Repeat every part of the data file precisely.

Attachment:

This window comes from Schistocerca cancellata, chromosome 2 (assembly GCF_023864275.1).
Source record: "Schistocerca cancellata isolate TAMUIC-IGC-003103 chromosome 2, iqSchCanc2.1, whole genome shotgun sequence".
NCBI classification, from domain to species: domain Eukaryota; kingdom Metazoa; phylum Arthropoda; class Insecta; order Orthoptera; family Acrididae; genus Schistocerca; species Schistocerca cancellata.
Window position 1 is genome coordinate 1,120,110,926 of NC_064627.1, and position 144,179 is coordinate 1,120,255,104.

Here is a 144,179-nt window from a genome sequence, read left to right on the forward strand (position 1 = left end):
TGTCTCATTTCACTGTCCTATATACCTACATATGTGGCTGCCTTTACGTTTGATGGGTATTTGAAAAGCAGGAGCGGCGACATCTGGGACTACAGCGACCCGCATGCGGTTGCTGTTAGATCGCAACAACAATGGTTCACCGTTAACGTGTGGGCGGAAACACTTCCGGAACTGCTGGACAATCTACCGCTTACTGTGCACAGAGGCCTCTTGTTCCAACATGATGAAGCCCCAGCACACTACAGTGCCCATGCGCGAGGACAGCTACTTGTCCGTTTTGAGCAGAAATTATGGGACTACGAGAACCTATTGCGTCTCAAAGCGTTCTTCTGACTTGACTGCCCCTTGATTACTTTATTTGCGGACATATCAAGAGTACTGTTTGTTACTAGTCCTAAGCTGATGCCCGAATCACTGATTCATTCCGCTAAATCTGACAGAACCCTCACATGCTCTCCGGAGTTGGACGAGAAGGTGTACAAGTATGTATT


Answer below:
This window comes from Schistocerca cancellata, chromosome 2 (assembly GCF_023864275.1).
Source record: "Schistocerca cancellata isolate TAMUIC-IGC-003103 chromosome 2, iqSchCanc2.1, whole genome shotgun sequence".
NCBI classification, from domain to species: domain Eukaryota; kingdom Metazoa; phylum Arthropoda; class Insecta; order Orthoptera; family Acrididae; genus Schistocerca; species Schistocerca cancellata.
Window position 1 is genome coordinate 1,120,110,926 of NC_064627.1, and position 144,179 is coordinate 1,120,255,104.

Here is a 144,179-nt window from a genome sequence, read left to right on the forward strand (position 1 = left end):
TGTCTCATTTCACTGTCCTATATACCTACATATGTGGCTGCCTTTACGTTTGATGGGTATTTGAAAAGCAGGAGCGGCGACATCTGGGACTACAGCGACCCGCATGCGGTTGCTGTTAGATCGCAACAACAATGGTTCACCGTTAACGTGTGGGCGGAAACACTTCCGGAACTGCTGGACAATCTACCGCTTACTGTGCACAGAGGCCTCTTGTTCCAACATGATGAAGCCCCAGCACACTACAGTGCCCATGCGCGAGGACAGCTACTTGTCCGTTTTGAGCAGAAATTATGGGACTACGAGAACCTATTGCGTCTCAAAGCGTTCTTCTGACTTGACTGCCCCTTGATTACTTTATTTGCGGACATATCAAGAGTACTGTTTGTTACTAGTCCTAAGCTGATGCCCGAATCACTGATTCATTCCGCTAAATCTGACAGAACCCTCACATGCTCTCCGGAGTTGGACGAGAAGGTGTACAAGTATGTATT